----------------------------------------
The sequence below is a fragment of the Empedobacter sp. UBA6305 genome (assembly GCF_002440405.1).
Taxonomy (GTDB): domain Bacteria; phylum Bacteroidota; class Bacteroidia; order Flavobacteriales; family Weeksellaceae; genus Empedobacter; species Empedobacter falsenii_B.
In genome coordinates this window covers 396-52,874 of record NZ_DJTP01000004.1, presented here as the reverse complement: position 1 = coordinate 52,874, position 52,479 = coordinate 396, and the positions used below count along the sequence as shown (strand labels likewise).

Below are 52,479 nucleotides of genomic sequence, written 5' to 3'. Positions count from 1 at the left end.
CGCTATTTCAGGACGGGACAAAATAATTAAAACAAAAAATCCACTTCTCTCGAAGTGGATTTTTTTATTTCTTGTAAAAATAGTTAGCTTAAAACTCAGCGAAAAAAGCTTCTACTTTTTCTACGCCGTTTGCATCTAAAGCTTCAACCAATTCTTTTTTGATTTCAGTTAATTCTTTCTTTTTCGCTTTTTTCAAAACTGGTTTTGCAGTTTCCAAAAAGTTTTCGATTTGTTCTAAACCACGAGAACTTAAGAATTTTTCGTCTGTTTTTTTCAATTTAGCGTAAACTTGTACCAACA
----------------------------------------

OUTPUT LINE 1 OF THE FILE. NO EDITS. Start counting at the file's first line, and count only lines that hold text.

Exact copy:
The sequence below is a fragment of the Empedobacter sp. UBA6305 genome (assembly GCF_002440405.1).